PHILADELPHIA— A new study from researchers in the Perelman School of Medicine at the University of Pennsylvania and Independence Blue Cross shows that when patients’ primary care doctors were able to photograph areas of concern and share them with dermatologists, the response time for a consultation dropped from almost 84 days to under five hours. In addition, the study did not show any undue increases in utilization or cost that might be prohibitive to making the practice widespread. The findings were published today in Telemedicine and e-Health.
“Telemedicine offers the opportunity to accelerate health care access by getting around infrastructure barriers: namely, heavily booked dermatology practices,” said the study’s senior author, Jules Lipoff, MD, an assistant professor of Clinical Dermatology. “Our study provides evidence that more patients can be cared for with the same amount of resources we’re using now.”
Although this study’s data comes from before the emergence of COVID-19, telemedicine measures like these have taken on a particular importance since the outbreak because of its ability to accommodate social distancing.
“The COVID-19 pandemic has illustrated just how important it is to ensure patients have the ability to access to the care, education and support they need virtually,” said co-author Aaron Smith-McLallen, director of Health Informatics and Advanced Analytics at Independence Blue Cross. “We see a future where more and more of our members will be using digital tools to complement in-person care and are working with our provider partners to make that a reality.”
Lipoff, Smith-McLallen, and their fellow researchers, including lead author Neha Jariwala, MD, a resident in Dermatology, designed the study to implement a shared digital photography service (also known as “Store-and-Forward”) between providers. Previously, similar models had been tested in smaller patient groups – including in the inpatient setting as part of the Penn Medicine Center for Health Care Innovation’s accelerator program in 2013. In this larger study, five primary care practices trained their clinicians to take the photos received over a secure application to a rotation of eight dermatologists for consults. This workflow was used instead of the usual process of referring patients to the next available in-person dermatology appointment.
In the study’s process, once the dermatologists reviewed the pictures of the concerning areas, they then responded to the primary care physician with clinical recommendations, which included a triage determination of whether an in-person visit with a dermatologist was needed. The study’s dermatologists also did these consultations within the course of their regular clinical duties without needing additional dedicated time to the effort.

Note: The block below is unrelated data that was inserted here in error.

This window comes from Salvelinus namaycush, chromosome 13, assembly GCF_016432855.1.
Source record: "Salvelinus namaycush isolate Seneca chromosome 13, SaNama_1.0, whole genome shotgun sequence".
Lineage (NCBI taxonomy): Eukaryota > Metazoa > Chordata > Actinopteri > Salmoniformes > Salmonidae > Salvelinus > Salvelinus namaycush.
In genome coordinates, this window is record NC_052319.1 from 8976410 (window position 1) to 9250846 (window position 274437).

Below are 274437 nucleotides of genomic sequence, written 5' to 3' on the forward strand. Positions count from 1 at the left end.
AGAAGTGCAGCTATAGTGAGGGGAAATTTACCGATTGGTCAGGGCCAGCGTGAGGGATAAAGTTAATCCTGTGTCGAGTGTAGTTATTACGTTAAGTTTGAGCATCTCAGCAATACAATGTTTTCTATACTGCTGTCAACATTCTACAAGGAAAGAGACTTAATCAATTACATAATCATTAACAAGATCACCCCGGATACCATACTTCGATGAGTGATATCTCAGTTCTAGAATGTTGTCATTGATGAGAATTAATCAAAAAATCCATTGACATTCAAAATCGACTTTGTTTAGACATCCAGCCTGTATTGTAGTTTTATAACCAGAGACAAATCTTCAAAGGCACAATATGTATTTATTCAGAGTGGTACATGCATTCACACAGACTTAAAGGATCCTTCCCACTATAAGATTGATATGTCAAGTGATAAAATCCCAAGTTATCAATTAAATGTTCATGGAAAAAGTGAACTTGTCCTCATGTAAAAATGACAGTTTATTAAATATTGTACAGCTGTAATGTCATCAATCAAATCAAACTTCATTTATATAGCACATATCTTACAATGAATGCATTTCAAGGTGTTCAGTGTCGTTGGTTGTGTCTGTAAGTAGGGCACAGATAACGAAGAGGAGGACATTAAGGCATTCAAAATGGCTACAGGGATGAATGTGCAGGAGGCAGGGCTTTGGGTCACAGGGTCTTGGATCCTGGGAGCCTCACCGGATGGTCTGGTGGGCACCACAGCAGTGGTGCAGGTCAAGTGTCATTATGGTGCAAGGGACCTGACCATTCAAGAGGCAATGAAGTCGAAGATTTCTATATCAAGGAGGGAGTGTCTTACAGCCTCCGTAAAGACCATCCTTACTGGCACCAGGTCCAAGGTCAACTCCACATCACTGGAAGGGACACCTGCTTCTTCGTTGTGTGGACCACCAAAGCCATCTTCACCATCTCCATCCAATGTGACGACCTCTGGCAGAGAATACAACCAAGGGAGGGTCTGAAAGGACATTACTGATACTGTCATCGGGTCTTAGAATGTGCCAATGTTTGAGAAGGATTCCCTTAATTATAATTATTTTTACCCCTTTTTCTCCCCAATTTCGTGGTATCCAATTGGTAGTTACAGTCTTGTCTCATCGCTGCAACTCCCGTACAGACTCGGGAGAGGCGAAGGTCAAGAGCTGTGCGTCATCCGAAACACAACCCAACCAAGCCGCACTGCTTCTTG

Overall, 167 patients took part in the study, with a retrospective control group of 1,962 patients for comparison who had followed the traditional consultation system of seeing their primary care doctor, receiving a referral, and then scheduling an in-person appointment with a dermatologist.
In addition to the dramatic reduction in time to consultation, the study also suggested that the difference in total medical costs did not significantly differ between the telemedicine patients and those in the non-telemedicine arm of the study. Moreover, there was not a significant increase in consults when telemedicine was used compared to the previous process.
The study was conducted from June 2016 until May 2017, well before the COVID-19-related expansion of telemedicine, which was due, in large part, to the relaxation of rules for care reimbursement, traditionally the highest barrier for widespread telemedicine use. However, those changes have been mostly related to video calls with health care providers.
“Video-based telemedicine has been extremely helpful amid the social distancing precautions brought about by the COVID-19 outbreak,” Lipoff explained. “But we also need to look toward how we can expand other forms that may be more efficient in delivering care, such as ‘Store-and-Forward,’ since we’ve shown how effective they can be.”
It is unclear whether many of the changes in telemedicine brought about from the COVID-19 expansion will become permanent. But the researchers hope their study can serve as proof of the viability of photo-based telemedicine for dermatology – and other specialties, too.
This study was co-funded by Independence Blue Cross and an Innovation Grant from the Penn Medicine Center for Health Care Innovation.
Other authors include Shivan Mehta; Christopher Snider; Junko Takeshita; and Carrie Kovarik; all of Penn, as well as J. Kyle Armstrong, and Aaron Smith-McLallen, both of Independence Blue Cross.
Penn Medicine is one of the world’s leading academic medical centers, dedicated to the related missions of medical education, biomedical research, and excellence in patient care. Penn Medicine consists of the Raymond and Ruth Perelman School of Medicine at the University of Pennsylvania (founded in 1765 as the nation’s first medical school) and the University of Pennsylvania Health System, which together form a $8.9 billion enterprise.
The Perelman School of Medicine has been ranked among the top medical schools in the United States for more than 20 years, according to U.S. News & World Report's survey of research-oriented medical schools. The School is consistently among the nation's top recipients of funding from the National Institutes of Health, with $496 million awarded in the 2020 fiscal year.
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